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Accord is reached on lobbying bill

Published July 28, 2007



House and Senate negotiators agreed Friday on a bill to tighten lobbying restrictions, including a requirement that lawmakers disclose those lobbyists who collect large sums of campaign money for them, participants said.

Democratic leaders hope to pass the measure in the House and Senate next week, allowing them to fulfill a 2006 campaign promise before Congress recesses for most of August.

The bill would require lawmakers to disclose lobbyists who raise $15,000 or more for them, within a six-month period, through bundling.

Other provisions would require former senators to wait two years before taking a lobbying job in which they would deal with their ex-colleagues. Former House members would have to wait a year. 


Agent Orange ruling issued in U.S. report

High blood pressure might be associated with exposure to Agent Orange and other herbicides in Vietnam veterans, according to a government report released Friday. The findings are part of a congressionally mandated series of reports put out every two years by the Institute of Medicine. The Department of Veterans Affairs now has 60 days to determine whether it will consider the condition for benefits coverage.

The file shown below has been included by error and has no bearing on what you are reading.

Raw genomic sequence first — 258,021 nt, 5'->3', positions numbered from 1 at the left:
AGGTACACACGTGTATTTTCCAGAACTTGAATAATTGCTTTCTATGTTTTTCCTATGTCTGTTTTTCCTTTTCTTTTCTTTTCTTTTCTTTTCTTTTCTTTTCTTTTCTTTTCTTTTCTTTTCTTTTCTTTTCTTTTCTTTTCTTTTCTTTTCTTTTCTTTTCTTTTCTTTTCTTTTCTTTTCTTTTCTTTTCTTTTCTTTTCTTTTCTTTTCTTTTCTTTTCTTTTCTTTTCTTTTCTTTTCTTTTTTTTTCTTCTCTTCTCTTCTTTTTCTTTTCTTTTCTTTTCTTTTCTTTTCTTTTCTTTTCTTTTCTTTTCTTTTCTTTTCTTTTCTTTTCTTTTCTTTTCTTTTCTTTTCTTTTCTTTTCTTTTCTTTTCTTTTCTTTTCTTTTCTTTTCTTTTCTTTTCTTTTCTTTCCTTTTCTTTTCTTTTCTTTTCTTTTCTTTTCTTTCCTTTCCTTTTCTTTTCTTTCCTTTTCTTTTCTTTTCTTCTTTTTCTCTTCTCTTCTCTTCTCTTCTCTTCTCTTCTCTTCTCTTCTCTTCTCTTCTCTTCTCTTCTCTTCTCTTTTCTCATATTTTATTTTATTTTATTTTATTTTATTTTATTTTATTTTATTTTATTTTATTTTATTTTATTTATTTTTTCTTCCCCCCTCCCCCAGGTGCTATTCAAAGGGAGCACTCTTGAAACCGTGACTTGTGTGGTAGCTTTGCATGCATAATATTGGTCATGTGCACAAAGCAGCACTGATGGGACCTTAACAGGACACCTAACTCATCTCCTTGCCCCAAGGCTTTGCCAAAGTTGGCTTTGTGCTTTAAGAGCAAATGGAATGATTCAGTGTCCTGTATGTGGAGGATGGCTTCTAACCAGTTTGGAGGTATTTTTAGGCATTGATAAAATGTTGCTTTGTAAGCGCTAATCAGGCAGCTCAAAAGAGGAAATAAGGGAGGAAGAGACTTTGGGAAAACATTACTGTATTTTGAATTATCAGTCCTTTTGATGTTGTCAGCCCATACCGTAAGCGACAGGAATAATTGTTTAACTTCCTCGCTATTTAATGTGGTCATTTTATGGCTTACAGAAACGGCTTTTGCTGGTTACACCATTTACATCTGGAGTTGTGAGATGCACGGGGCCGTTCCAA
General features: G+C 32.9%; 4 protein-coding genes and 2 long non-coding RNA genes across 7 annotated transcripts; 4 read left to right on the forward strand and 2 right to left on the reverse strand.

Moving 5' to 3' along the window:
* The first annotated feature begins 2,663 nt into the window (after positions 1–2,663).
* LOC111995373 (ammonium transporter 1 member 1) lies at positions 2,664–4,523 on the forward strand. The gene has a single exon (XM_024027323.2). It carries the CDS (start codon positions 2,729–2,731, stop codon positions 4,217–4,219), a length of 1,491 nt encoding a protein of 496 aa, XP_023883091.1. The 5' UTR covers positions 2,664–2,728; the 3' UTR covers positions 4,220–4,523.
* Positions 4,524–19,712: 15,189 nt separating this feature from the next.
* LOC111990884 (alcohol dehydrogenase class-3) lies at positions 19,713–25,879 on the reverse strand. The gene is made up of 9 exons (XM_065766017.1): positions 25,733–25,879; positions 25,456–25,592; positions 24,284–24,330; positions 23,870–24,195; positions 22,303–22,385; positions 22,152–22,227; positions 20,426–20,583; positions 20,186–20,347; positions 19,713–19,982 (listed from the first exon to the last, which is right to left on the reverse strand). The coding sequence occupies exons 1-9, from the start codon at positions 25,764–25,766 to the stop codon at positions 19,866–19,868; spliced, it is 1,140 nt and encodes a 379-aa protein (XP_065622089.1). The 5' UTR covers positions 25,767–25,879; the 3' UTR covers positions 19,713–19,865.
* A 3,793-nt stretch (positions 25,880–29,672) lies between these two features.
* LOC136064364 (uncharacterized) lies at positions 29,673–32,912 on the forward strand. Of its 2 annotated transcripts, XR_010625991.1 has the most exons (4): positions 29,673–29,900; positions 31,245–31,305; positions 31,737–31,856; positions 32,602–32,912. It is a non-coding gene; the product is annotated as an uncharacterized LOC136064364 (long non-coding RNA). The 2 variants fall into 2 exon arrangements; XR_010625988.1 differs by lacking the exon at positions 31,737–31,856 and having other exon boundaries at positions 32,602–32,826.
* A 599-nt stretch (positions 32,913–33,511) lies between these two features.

Chemical plants get warning on caller

Chemical plants are being warned not to divulge security and safety procedures to a caller who claims to be conducting a survey for a trade group. At least three calls were made this month to plants in the Midwest, said the Center for Chemical Process Safety, which sent the alert.


BOSTON: A concrete supplier for the Big Dig, Aggregate Industries NE Inc., has agreed to pay $50-million to end civil and criminal investigations into whether it supplied inferior concrete used in the massive highway project, authorities said Friday.

MONTGOMERY, ALA.: An SUV traveling the wrong way on an interstate collided head-on with a Greyhound bus Friday, killing the SUV's driver and injuring 46 people, police said.

PEORIA, ILL.: Republican Rep. Ray LaHood, who earned a reputation for civility in more than a decade in Congress, said Friday he plans to retire after his seventh term ends in January 2009.

MOJAVE, CALIF.: Authorities raised the toll from two to three in an explosion on the edge of Kern County's Mojave airport during the test of a pioneering private spaceship on Thursday. All three men were employees of Scaled Composites.


Measure would fund Everglades, other projects

Senate and House negotiators reached agreement Friday on a bill authorizing Congress to spend about $20-billion for restoring Florida's Everglades and the Louisiana coast, upgrading navigation on the upper Mississippi River and improving flood control efforts nationally.

The bill includes $2-billion for Florida, with most of that for Everglades restoration.

The Water Resources Development Act won strong backing in the Senate and House earlier this year. The money for what's authorized in the bill would have to be appropriated later.

[Last modified July 28, 2007, 01:50:22]

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